How can UK employers offer employees better support with mental health issues?

mental health workplace

To support World Mental Health Day, employers are being urged to tackle the growing issue of mental health in the workplace and better support good employee mental wellbeing.

A study published by the Mental Health Foundation this year found that most Britons have experienced a mental health problem, such as a panic attack or depression.

Consequently, the need to do more to manage employee mental health has risen up the corporate agenda because the clear links to performance, productivity and absenteeism rates are being recognised more widely.

According to the Institute of Directors 127m hours of work were lost in 2015 due to mental health-related absence – the equivalent of around 75,000 individuals losing the entire year. The number of days taken off work with mental health problems has increased 25 per cent year-on-year, and stress, depression and anxiety together rank as the largest reason for absence in the workplace.

In February, Punter Southall Health & Protection published its second annual wellbeing research report which found that mental health is growing in importance for UK companies.

Nearly half of companies have a clearly-defined wellbeing strategy in place, compared to less than a third in 2016 and the majority of these strategies now include mental health, with 15 per cent of employers planning to add mental health initiatives to their strategy this year.

More than half of employers said that mental health support is one of the most effective wellbeing initiatives for their business, together with employee assistance programmes and on-site medical support.

We’re seeing many companies putting in place strategies to proactively tackle workplace mental health issues. But more could be done.

While Employee Assistance Programmes provide excellent counselling and support services they are often under used – why is this the case?  Could employers do more to promote the services – ensure employees know what support exists, that they understand the phone number is easily accessible and can access the service confidentially?”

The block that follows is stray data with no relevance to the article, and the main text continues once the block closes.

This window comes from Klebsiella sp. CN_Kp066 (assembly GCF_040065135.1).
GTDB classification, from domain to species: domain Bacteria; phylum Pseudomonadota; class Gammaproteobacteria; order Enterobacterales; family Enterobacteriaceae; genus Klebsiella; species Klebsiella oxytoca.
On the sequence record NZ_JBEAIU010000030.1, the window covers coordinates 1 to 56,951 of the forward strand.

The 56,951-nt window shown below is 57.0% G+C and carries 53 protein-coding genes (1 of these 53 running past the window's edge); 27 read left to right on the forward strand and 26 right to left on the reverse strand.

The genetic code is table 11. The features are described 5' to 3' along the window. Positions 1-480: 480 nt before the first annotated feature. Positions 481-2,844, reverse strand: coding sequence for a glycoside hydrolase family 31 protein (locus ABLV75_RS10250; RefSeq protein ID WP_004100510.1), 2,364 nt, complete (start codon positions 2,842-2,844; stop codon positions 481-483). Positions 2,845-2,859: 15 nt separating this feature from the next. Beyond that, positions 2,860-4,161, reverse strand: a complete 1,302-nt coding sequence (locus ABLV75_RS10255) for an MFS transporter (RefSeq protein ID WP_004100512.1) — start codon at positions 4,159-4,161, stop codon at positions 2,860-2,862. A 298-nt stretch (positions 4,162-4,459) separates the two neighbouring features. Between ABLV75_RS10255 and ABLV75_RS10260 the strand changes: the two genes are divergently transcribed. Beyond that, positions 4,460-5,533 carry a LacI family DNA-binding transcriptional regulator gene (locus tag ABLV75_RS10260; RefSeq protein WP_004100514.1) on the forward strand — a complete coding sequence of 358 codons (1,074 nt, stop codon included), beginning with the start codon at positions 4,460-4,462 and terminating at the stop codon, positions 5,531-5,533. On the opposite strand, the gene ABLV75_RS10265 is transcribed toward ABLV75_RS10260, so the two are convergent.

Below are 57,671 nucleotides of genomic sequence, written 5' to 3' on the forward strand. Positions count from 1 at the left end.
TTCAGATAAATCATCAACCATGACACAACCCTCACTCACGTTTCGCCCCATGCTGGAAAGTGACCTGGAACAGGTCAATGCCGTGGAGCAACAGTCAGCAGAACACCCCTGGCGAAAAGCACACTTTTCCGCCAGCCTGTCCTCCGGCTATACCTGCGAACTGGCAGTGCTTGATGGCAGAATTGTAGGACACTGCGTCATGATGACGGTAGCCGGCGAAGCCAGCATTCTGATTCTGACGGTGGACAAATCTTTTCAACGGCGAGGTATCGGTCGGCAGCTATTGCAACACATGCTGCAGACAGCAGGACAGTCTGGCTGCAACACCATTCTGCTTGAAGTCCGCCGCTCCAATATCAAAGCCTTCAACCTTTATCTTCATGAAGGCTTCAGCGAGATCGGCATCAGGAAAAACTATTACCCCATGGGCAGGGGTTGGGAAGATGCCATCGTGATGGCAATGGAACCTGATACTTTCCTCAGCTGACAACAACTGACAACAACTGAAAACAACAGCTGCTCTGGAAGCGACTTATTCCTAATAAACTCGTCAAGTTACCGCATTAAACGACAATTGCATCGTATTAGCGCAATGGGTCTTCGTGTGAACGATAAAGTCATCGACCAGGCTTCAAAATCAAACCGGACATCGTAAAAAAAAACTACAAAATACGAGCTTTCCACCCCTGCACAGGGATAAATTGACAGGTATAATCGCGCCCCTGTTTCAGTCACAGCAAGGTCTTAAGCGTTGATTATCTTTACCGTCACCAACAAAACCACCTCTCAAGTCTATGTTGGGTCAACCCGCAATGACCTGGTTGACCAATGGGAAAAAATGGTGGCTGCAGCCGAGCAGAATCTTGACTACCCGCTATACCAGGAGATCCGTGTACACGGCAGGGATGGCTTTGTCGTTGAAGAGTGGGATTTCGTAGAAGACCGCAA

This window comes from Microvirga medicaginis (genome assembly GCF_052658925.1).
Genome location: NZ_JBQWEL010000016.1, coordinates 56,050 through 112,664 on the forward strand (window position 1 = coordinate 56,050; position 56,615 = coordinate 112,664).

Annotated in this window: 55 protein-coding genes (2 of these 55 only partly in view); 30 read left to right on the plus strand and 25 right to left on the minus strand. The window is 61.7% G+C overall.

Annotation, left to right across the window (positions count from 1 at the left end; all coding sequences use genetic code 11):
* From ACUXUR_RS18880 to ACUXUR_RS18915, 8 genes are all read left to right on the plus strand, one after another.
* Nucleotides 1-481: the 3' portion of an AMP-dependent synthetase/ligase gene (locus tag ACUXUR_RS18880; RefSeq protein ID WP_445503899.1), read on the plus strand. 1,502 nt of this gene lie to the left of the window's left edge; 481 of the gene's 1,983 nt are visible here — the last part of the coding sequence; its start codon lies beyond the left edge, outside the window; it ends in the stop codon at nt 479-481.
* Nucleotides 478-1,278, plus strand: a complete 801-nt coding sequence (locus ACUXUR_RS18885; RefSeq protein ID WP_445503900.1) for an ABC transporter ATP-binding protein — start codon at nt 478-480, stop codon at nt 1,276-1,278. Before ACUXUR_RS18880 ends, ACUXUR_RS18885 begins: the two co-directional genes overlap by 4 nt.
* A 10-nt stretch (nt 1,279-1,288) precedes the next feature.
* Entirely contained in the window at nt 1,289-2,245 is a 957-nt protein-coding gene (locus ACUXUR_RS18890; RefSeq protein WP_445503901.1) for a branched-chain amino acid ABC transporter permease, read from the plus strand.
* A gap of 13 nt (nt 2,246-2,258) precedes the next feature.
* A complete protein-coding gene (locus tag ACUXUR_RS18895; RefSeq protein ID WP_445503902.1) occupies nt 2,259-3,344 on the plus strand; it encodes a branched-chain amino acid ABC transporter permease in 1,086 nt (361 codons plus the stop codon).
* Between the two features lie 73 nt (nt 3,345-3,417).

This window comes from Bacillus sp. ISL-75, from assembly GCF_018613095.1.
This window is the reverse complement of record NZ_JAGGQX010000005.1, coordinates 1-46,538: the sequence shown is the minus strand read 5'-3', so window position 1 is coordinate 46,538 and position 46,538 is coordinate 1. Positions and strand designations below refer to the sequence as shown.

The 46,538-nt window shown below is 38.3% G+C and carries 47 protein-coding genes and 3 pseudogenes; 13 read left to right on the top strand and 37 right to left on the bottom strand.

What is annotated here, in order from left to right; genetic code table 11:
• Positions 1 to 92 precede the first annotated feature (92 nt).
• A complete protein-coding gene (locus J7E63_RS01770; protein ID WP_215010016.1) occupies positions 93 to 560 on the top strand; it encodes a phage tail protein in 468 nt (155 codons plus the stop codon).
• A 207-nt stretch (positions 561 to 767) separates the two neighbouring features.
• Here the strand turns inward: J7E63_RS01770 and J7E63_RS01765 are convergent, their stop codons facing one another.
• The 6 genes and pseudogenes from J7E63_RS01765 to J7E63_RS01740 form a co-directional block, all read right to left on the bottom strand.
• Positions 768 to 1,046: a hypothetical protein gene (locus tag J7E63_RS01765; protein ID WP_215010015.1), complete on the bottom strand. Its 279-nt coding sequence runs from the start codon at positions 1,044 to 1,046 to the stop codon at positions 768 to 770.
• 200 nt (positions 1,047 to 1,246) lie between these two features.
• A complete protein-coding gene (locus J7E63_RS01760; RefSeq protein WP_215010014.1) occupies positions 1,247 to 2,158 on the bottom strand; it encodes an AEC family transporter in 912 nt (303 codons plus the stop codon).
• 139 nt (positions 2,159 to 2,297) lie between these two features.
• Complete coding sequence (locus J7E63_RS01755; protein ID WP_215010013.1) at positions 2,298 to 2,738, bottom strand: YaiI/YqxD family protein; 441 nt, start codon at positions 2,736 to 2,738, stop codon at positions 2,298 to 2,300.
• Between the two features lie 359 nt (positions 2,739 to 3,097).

Too often employees are reticent to discuss mental health issues with their line managers and this needs to change. Open and transparent communication about mental health issues is needed from business leaders and line managers to lose the stigma. Companies also need clear strategies that support good mental wellbeing and ensure they are embraced throughout the business.

Here are my top 10 tips for employers:

Review your company wellbeing policies and procedures – do they support mental health?

Consider other factors that support good mental health such as ensuring there are good flexible working policies.

Introduce options for shorter working hours on occasion such as ‘summer Fridays’ where employees can leave at midday once a month.

Do your employees eat at their desks or are they encouraged to take a full lunch break? What does this say about your workplace culture and does it need to change?

Review your absence management data – are there patterns that suggest mental health issues exist?

Review how often your EAP systems are used. Are employees fully aware of the services that exist?

Ensure line managers are trained and can offer support for staff. This will enable them to identify when someone is struggling and provide the right support.

Encourage employees to exercise by introducing initiatives such as fitness challenges as there is a strong link between physical health and good mental wellbeing.

Consider introducing workshops that focus on specific mental health issues such as stress management, sleep management or mindfulness.

Get talking – promote and discuss mental health at work – World Mental Health Day is a wonderful way to promote your mental health support services.

John Dean, Managing Director, Punter Southall Health & Protection